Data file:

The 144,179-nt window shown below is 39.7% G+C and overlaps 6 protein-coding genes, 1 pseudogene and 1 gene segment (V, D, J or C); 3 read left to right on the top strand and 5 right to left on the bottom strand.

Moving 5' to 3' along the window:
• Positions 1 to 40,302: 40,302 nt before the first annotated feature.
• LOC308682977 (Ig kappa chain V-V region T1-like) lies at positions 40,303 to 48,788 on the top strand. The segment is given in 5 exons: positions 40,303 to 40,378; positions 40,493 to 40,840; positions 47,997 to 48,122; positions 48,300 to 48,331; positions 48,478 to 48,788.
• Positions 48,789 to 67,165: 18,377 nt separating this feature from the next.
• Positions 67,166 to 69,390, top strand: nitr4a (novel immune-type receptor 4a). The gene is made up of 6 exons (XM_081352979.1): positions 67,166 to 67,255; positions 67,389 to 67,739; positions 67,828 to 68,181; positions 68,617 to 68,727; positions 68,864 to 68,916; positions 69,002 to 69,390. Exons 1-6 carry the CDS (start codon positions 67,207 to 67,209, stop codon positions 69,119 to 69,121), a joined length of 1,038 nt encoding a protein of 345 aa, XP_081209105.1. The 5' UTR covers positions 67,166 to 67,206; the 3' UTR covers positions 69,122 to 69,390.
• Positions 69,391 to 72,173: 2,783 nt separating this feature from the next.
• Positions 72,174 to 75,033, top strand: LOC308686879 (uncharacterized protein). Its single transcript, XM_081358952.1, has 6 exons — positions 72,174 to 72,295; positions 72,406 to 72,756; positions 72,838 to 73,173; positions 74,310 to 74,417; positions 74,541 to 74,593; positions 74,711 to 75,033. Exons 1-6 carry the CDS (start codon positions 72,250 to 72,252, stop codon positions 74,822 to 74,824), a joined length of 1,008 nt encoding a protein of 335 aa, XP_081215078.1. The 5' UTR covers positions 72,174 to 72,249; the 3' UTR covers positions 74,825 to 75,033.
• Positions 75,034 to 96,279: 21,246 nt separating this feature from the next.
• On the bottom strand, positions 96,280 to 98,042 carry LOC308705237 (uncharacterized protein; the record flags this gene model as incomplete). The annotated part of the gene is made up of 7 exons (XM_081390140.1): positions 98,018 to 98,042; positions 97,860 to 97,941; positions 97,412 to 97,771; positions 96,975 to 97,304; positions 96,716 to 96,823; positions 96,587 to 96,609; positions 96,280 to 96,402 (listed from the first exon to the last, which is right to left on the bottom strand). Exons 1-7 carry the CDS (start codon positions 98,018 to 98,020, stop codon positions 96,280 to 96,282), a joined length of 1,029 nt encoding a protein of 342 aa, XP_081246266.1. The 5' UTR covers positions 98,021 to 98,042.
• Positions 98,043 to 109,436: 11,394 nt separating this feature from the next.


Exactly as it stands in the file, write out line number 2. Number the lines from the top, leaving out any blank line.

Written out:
Moving 5' to 3' along the window: